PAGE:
Apple has macOS High Sierra locked in for a September release, having now been put though several months of rigorous beta testing by early adopters.
Following the high-profile launch of the iPhone X and iPhone 8, Apple quietly revealed that the next version of its full-fat macOS operating system – the desktop counterpart to the iPhone’s incoming iOS 11 release – will enter the wild on September 25.
Any Mac or MacBook from 2009 onward will get the free macOS update when it rolls out, but it’s worth noting that the changes High Sierra brings with it could break some older software and apps that have yet to be updated to play nicely with Apple’s latest OS.
Versions of Apple’s Final Cut Pro X older than version 10.3.4 and versions of Logic Pro X that pre-date version 10.3.1 will not be compatible with High Sierra, so if you’re a user of such creative tools, it’s worth ensuring you have up-to-date versions before downloading the new macOS.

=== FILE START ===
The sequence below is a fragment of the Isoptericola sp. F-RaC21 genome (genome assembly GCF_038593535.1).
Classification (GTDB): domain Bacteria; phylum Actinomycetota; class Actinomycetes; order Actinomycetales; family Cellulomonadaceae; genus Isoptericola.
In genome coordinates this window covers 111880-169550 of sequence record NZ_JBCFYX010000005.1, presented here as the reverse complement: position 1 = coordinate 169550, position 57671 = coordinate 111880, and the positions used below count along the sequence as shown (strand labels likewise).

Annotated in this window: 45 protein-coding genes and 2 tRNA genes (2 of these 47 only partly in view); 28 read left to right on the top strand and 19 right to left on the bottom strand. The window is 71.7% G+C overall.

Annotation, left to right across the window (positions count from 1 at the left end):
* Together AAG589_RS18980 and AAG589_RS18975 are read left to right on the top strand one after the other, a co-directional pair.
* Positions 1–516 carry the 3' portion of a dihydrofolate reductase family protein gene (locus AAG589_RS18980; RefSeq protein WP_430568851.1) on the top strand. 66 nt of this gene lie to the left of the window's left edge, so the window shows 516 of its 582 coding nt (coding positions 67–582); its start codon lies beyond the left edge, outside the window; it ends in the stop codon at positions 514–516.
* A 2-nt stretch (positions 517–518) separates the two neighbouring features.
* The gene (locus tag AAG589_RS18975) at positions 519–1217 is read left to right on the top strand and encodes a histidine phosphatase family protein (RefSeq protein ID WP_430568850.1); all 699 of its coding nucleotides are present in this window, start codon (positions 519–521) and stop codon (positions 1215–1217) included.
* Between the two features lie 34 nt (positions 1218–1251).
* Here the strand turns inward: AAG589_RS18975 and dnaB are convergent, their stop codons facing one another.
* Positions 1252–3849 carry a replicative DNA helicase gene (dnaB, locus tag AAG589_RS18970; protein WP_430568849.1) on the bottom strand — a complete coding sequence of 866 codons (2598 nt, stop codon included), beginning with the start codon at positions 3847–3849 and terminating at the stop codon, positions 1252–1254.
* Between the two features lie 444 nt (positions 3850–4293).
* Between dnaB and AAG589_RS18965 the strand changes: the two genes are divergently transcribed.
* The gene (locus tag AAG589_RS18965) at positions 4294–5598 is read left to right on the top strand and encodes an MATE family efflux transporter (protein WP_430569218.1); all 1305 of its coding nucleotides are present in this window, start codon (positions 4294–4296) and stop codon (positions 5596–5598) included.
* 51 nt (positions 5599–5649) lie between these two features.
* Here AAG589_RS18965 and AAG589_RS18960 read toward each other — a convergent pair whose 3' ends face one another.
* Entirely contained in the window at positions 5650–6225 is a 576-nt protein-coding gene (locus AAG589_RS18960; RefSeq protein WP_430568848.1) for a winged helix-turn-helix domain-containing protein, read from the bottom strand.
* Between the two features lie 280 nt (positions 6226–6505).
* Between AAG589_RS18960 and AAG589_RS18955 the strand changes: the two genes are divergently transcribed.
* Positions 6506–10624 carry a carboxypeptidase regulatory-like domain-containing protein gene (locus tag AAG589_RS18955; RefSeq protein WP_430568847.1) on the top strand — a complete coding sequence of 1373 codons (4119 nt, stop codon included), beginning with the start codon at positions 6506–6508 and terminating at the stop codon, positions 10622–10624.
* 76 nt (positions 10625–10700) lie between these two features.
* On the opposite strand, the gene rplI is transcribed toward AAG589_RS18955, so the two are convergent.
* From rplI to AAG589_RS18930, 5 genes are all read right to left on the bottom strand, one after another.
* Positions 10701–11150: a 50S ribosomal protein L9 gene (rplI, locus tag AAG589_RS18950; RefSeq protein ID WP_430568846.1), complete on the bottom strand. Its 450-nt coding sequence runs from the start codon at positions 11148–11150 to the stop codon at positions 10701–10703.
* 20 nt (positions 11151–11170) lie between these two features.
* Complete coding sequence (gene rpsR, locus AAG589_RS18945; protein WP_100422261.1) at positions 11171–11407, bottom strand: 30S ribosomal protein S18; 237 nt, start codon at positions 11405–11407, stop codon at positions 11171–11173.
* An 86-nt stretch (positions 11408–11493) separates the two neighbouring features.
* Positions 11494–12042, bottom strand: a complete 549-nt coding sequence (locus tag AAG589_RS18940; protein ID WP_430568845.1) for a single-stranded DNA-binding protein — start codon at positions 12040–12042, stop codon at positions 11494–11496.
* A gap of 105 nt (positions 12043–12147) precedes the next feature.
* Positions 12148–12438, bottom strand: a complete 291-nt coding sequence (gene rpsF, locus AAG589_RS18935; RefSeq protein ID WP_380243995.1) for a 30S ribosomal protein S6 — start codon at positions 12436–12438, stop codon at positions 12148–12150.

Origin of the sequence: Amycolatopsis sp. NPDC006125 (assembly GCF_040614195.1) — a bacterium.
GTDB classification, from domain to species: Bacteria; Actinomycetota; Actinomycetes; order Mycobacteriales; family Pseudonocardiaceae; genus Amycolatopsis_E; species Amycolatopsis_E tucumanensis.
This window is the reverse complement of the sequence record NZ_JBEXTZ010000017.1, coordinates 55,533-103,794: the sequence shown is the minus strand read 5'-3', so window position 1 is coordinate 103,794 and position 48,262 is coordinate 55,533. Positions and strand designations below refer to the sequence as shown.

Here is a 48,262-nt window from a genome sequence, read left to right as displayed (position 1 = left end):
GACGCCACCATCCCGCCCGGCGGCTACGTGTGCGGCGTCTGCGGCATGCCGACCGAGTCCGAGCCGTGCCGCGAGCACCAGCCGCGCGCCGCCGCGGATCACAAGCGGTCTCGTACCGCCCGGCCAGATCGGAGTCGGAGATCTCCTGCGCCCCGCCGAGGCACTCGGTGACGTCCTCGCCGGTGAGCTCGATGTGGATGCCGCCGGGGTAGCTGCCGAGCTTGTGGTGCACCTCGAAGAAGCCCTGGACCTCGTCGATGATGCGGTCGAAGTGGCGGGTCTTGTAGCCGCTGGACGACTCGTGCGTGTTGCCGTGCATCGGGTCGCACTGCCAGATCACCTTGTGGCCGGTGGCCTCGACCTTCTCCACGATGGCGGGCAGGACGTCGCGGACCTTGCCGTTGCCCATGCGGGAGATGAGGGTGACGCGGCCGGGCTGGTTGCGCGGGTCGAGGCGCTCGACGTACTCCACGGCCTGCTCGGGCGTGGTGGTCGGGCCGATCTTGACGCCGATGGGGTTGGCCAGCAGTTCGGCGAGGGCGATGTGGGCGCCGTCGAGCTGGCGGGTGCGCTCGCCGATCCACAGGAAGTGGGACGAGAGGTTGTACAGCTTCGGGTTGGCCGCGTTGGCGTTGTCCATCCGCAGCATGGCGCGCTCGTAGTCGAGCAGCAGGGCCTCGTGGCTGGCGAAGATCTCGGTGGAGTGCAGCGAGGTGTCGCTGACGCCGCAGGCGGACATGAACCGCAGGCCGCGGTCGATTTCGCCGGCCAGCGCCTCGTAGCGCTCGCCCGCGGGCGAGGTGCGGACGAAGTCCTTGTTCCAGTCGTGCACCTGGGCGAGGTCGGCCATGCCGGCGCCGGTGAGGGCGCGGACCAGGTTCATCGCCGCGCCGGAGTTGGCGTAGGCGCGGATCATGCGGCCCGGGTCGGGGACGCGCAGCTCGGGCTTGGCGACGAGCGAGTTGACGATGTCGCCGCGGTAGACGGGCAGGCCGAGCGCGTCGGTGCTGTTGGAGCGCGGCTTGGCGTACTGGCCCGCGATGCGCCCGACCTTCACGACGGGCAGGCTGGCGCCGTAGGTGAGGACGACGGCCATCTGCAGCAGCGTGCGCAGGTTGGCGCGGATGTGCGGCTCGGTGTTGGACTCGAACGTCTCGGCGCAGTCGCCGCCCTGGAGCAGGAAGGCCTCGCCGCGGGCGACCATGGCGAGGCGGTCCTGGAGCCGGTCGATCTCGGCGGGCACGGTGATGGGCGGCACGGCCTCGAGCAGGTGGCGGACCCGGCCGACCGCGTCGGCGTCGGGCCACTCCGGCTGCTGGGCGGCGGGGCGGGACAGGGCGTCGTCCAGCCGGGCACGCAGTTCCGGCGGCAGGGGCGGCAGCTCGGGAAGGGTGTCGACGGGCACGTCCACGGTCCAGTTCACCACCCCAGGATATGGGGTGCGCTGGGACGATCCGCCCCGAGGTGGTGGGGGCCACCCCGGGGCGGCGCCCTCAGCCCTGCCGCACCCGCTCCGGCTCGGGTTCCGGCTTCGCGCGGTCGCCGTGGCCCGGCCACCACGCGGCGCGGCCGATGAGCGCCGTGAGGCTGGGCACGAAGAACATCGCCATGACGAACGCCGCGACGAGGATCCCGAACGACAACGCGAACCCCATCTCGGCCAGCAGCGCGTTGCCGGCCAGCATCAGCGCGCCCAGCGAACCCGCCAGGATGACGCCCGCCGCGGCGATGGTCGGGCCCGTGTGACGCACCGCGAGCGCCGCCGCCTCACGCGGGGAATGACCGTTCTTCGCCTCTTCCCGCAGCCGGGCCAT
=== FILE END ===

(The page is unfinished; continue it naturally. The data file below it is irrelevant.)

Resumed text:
Apple gave us an idea of what to expect from High Sierra as far back as its WWDC 2017 keynote in June. A host of features have been added to macOS, including support for external graphics accelerator enclosures via Thunderbolt 3 connection and a new Apple File System which aims to make free up space on Macs and speed up certain tasks.
Other tweaks include improvements to native apps like Safari, Photos, Notes, and Mail, while Siri on macOS has been made smarter and can learn your preferences and offer recommendations within Apple Music.
High Sierra will also bring virtual reality (VR) support to macOS thanks to the addition of the Metal 2 framework, meaning Macs and MacBooks with the compute and graphics power needed for VR apps can run SteamVR with the HTC Vive headset. For developers looking to get into making VR software and apps, such support could open a treasure trove of macOS development opportunities.
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